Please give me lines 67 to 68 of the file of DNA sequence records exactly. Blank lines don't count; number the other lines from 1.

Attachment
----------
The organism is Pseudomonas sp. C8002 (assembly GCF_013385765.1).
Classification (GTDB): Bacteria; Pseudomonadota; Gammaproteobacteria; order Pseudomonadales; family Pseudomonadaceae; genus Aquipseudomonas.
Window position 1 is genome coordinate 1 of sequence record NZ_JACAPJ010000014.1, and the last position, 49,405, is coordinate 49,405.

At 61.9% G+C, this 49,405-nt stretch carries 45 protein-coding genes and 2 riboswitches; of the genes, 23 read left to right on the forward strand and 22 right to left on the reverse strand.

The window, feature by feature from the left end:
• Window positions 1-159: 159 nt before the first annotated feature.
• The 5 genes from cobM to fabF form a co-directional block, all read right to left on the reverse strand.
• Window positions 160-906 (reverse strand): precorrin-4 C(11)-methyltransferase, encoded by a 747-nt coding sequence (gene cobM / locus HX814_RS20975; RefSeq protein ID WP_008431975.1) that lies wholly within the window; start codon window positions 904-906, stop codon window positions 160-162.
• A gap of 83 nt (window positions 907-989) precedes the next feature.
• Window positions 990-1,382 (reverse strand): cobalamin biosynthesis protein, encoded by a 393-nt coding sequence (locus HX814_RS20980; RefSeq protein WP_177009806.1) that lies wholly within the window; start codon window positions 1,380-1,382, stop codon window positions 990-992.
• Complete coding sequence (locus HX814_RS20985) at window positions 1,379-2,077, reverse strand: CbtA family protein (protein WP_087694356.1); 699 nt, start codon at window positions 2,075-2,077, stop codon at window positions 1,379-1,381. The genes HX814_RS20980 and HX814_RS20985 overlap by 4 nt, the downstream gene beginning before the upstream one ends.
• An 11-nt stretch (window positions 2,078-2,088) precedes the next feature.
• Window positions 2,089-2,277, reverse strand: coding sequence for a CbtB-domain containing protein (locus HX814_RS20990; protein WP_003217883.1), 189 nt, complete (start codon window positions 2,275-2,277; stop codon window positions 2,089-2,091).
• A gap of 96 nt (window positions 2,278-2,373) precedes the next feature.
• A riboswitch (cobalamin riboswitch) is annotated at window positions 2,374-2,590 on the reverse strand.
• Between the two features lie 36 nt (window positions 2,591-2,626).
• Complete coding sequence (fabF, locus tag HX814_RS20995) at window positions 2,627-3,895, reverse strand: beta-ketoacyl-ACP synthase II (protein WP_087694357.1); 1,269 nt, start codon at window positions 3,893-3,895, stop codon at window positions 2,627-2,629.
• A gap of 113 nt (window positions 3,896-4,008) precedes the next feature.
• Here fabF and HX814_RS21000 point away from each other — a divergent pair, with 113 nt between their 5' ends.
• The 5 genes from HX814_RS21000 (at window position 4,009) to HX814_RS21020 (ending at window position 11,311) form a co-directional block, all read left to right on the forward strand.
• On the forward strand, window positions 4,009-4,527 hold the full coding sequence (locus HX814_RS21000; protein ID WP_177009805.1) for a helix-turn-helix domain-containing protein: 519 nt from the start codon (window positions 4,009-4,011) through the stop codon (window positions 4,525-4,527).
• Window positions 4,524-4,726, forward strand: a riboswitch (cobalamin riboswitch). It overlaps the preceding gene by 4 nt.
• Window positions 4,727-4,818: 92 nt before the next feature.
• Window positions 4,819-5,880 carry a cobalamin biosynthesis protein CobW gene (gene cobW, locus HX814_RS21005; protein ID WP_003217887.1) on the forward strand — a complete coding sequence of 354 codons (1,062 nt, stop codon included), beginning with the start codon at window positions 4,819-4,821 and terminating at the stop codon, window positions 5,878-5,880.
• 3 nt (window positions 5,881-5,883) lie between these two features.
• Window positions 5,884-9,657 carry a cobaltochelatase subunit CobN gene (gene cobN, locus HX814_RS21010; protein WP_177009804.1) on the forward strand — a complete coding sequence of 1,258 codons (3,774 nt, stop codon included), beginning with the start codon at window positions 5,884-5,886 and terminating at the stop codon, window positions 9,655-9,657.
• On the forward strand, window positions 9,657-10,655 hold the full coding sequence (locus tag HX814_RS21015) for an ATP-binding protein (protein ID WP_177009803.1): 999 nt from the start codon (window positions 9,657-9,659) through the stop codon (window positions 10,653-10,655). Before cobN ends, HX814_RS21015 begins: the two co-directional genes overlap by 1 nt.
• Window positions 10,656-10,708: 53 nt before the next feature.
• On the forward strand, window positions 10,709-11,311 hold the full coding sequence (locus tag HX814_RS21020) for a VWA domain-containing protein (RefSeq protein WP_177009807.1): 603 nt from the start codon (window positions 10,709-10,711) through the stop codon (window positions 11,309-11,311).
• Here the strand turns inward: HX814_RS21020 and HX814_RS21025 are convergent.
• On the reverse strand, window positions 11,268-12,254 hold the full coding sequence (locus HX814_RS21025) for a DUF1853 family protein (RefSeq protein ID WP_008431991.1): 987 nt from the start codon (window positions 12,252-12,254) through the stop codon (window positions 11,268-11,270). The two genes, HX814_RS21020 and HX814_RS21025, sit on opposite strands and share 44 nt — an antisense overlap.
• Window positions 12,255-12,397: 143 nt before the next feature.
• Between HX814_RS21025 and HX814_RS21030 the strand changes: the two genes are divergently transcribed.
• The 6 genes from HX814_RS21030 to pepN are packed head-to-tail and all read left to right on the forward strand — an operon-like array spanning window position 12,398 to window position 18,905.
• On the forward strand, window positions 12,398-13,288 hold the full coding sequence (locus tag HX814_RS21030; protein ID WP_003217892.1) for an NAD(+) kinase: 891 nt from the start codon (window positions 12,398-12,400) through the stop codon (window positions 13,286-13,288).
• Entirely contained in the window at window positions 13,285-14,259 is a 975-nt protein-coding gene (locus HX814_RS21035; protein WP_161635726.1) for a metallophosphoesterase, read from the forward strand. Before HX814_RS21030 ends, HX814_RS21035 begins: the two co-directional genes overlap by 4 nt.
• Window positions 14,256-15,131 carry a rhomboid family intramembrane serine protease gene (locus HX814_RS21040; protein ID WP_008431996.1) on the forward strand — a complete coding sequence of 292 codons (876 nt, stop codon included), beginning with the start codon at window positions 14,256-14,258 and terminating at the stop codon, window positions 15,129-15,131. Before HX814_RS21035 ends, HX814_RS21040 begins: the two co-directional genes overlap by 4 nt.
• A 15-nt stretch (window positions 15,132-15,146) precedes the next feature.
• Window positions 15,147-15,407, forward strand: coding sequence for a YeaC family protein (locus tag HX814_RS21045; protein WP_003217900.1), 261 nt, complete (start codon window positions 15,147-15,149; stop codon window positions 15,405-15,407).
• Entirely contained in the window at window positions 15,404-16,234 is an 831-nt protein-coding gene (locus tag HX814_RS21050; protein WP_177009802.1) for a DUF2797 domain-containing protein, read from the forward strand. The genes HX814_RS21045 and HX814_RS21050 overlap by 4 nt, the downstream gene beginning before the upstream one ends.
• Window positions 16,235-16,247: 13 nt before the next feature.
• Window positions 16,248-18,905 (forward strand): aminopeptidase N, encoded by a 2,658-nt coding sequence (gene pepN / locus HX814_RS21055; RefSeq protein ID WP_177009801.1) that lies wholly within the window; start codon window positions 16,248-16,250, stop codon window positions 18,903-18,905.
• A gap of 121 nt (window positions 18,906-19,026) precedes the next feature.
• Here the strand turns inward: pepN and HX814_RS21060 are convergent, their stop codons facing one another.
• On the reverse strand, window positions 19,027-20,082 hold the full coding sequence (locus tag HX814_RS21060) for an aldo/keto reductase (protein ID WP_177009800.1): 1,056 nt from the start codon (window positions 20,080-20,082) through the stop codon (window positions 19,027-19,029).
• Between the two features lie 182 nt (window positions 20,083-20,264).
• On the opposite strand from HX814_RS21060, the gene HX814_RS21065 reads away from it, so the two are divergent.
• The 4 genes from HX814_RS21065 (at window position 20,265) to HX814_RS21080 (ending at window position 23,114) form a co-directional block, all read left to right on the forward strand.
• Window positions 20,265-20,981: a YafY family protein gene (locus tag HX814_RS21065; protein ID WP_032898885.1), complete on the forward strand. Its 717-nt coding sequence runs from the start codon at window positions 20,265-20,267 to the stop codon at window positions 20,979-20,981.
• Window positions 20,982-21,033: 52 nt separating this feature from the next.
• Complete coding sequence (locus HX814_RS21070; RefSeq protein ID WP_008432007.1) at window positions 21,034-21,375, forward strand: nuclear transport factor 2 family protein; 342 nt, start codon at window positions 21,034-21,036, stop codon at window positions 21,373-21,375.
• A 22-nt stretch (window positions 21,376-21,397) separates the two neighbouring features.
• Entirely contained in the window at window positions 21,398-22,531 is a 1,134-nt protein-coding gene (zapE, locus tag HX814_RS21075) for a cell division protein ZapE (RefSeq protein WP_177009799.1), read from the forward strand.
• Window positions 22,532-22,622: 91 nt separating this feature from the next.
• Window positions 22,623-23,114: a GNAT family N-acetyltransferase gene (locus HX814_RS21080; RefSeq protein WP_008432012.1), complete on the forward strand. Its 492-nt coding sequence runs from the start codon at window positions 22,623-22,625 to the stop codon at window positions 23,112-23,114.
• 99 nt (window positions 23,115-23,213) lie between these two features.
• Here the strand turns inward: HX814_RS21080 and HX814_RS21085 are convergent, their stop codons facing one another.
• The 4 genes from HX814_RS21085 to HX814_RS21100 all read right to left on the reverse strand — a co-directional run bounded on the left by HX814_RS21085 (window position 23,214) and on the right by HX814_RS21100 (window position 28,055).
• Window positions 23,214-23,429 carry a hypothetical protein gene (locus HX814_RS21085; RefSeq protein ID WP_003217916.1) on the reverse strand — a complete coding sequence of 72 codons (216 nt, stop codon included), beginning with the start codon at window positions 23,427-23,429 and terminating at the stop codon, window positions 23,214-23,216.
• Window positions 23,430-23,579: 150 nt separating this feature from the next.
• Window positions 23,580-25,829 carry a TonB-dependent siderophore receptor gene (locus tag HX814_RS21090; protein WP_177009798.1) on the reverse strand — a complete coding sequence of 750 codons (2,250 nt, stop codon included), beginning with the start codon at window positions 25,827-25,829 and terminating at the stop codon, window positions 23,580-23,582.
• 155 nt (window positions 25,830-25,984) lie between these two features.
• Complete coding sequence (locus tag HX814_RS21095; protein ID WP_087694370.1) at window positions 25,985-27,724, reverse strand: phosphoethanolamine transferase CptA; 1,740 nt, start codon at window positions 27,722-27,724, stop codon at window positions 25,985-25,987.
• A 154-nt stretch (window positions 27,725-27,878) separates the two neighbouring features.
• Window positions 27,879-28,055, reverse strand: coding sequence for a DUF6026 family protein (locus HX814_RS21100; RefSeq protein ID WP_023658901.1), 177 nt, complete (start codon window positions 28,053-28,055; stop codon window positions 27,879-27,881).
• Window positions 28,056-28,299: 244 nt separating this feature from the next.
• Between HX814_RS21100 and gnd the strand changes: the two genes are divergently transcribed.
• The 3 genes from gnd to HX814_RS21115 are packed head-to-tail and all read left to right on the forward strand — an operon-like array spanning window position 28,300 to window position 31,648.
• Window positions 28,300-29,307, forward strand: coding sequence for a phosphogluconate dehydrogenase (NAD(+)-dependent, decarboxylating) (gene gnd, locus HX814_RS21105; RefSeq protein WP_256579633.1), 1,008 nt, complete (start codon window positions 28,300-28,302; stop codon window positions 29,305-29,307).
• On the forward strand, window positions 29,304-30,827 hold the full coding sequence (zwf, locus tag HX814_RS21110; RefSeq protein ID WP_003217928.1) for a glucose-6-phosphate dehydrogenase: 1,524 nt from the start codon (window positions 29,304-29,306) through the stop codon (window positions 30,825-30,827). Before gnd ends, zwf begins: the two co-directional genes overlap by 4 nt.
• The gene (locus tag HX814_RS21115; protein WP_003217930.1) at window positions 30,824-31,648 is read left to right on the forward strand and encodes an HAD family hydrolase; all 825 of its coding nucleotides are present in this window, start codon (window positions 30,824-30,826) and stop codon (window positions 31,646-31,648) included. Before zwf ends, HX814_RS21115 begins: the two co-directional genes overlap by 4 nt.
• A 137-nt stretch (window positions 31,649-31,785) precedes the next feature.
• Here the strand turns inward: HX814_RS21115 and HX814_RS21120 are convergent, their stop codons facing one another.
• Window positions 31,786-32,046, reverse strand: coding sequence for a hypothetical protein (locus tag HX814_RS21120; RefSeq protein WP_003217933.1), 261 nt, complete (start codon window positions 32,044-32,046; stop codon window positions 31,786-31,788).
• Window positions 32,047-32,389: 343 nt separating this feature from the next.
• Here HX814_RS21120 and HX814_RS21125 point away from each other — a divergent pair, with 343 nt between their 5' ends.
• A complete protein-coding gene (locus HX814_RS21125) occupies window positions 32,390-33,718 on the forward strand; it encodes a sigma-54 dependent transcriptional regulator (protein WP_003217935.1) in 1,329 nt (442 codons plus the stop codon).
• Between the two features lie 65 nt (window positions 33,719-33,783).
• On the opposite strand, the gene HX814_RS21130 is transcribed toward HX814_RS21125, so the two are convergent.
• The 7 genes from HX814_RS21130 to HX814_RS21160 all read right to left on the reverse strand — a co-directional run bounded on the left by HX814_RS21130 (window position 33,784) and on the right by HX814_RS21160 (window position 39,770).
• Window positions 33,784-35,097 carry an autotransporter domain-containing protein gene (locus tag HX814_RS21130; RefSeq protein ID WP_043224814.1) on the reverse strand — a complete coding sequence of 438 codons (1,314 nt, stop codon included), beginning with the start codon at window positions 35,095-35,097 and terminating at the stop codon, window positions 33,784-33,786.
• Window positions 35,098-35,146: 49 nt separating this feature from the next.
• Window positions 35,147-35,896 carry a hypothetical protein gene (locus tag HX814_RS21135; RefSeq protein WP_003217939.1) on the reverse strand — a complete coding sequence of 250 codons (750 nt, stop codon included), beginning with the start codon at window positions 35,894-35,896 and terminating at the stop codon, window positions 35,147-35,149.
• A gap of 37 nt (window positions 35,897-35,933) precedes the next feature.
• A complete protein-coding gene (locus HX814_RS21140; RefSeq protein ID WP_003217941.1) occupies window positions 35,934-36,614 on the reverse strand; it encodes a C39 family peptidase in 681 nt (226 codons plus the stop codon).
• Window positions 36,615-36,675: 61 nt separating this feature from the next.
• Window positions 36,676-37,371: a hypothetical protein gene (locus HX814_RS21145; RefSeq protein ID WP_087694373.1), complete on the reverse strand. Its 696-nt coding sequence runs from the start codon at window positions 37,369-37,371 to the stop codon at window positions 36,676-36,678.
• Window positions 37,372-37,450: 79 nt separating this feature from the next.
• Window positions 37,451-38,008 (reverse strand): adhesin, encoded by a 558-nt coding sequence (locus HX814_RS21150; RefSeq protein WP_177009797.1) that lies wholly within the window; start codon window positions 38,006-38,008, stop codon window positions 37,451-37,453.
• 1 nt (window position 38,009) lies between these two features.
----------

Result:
• Between HX814_RS21100 and gnd the strand changes: the two genes are divergently transcribed.
• The 3 genes from gnd to HX814_RS21115 are packed head-to-tail and all read left to right on the forward strand — an operon-like array spanning window position 28,300 to window position 31,648.